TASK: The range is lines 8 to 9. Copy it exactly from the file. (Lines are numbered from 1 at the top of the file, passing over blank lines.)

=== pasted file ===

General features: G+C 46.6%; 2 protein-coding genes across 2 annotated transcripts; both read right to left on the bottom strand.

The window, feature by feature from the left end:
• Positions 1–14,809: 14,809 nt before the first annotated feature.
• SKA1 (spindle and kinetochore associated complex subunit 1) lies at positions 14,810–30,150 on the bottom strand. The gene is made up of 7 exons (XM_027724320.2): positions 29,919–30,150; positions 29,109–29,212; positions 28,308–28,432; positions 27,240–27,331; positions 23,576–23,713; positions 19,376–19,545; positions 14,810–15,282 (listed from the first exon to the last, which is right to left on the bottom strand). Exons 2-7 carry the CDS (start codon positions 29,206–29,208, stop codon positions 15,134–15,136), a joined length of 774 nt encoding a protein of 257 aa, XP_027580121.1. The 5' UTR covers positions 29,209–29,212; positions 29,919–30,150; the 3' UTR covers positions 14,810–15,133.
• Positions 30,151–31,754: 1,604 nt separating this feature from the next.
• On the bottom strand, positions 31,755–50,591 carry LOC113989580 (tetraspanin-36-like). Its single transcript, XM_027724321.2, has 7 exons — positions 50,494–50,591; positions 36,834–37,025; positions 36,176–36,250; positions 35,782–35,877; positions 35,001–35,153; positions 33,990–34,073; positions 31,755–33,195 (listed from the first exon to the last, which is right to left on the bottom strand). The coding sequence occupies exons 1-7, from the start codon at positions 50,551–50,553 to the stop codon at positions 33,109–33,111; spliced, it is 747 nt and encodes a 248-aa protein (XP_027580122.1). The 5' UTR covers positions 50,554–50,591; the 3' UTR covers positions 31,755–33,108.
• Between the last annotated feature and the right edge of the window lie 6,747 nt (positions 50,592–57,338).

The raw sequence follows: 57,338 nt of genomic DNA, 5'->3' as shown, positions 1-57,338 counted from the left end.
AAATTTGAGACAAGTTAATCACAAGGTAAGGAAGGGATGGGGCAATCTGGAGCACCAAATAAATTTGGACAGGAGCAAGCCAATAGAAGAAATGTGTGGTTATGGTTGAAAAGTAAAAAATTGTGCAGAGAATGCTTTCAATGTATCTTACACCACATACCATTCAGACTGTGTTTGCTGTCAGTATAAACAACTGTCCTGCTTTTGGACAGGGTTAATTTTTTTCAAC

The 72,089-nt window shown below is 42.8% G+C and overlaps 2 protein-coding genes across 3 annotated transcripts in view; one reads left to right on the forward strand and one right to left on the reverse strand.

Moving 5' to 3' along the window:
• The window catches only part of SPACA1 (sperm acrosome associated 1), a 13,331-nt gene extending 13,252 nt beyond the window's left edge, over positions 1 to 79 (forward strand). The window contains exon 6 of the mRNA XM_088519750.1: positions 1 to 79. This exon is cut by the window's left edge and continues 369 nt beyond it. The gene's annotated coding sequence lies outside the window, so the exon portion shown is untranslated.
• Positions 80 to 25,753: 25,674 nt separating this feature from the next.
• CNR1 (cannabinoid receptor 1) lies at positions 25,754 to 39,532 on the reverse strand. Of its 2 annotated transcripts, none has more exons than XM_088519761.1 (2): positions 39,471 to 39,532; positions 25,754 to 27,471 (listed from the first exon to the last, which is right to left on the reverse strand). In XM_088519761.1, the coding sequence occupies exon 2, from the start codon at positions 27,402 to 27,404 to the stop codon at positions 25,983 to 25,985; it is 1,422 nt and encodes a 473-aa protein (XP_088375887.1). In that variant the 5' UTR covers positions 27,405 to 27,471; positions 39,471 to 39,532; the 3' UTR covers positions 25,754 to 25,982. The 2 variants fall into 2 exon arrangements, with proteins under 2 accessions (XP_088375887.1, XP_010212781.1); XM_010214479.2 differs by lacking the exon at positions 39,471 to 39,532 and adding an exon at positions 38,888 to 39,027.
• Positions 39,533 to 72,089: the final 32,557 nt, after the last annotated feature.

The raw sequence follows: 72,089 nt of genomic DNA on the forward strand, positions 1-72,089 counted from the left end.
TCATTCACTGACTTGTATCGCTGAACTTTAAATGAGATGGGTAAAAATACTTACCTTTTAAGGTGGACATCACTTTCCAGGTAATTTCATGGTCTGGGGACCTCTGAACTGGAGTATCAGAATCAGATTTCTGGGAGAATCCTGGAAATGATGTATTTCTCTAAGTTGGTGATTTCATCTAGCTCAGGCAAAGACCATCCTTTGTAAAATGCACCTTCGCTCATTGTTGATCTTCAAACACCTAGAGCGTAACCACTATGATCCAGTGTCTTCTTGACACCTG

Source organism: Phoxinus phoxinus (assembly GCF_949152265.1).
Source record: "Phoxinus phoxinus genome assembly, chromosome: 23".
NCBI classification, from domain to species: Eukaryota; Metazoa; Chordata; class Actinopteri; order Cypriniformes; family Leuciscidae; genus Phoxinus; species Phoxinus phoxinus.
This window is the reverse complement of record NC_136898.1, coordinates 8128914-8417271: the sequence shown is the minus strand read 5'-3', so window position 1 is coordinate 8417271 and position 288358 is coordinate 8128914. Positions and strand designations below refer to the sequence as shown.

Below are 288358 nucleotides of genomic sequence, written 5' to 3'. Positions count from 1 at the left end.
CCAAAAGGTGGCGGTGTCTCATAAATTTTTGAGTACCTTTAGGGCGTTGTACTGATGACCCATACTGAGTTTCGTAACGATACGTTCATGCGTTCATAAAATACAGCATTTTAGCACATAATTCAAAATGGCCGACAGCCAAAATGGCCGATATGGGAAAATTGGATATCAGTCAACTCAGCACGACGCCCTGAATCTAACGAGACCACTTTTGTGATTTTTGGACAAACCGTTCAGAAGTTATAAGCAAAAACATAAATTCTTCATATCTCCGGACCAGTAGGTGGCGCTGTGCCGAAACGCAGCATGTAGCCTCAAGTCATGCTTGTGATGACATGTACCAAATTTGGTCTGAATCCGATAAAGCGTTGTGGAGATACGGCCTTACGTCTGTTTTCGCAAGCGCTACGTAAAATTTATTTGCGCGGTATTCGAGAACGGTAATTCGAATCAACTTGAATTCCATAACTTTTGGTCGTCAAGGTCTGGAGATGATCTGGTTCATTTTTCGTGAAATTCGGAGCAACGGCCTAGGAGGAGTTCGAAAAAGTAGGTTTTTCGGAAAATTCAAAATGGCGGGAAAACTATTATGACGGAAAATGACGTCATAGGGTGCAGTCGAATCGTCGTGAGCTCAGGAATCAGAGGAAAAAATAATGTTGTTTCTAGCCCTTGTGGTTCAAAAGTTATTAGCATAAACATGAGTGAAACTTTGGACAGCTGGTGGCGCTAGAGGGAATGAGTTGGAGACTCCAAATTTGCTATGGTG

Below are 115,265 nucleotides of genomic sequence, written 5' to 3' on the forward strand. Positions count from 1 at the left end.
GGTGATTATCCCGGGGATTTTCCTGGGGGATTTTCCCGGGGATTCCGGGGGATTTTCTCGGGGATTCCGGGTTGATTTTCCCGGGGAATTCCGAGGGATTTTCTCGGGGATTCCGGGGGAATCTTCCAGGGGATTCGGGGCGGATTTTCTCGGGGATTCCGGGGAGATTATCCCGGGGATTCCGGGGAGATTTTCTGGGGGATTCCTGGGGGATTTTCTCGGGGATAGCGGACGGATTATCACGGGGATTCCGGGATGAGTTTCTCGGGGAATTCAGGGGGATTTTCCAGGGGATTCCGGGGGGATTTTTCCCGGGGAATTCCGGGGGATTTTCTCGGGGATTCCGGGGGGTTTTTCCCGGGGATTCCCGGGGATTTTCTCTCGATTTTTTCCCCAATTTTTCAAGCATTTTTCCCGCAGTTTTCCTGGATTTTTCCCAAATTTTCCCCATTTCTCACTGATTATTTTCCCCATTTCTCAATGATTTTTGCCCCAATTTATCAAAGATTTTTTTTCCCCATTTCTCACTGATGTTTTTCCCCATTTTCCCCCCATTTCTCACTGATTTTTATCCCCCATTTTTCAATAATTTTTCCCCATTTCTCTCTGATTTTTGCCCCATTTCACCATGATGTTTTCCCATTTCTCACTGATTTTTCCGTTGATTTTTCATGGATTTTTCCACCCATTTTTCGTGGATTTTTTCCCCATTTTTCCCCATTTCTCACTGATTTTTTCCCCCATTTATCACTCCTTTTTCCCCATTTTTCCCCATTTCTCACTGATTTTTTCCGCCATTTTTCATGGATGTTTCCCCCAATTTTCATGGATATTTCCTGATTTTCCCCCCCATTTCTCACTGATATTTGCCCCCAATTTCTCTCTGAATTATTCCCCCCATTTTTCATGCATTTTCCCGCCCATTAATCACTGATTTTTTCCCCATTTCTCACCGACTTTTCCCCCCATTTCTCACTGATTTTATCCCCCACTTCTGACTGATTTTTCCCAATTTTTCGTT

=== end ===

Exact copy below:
The raw sequence follows: 57,338 nt of genomic DNA, 5'->3' as shown, positions 1-57,338 counted from the left end.
AAATTTGAGACAAGTTAATCACAAGGTAAGGAAGGGATGGGGCAATCTGGAGCACCAAATAAATTTGGACAGGAGCAAGCCAATAGAAGAAATGTGTGGTTATGGTTGAAAAGTAAAAAATTGTGCAGAGAATGCTTTCAATGTATCTTACACCACATACCATTCAGACTGTGTTTGCTGTCAGTATAAACAACTGTCCTGCTTTTGGACAGGGTTAATTTTTTTCAAC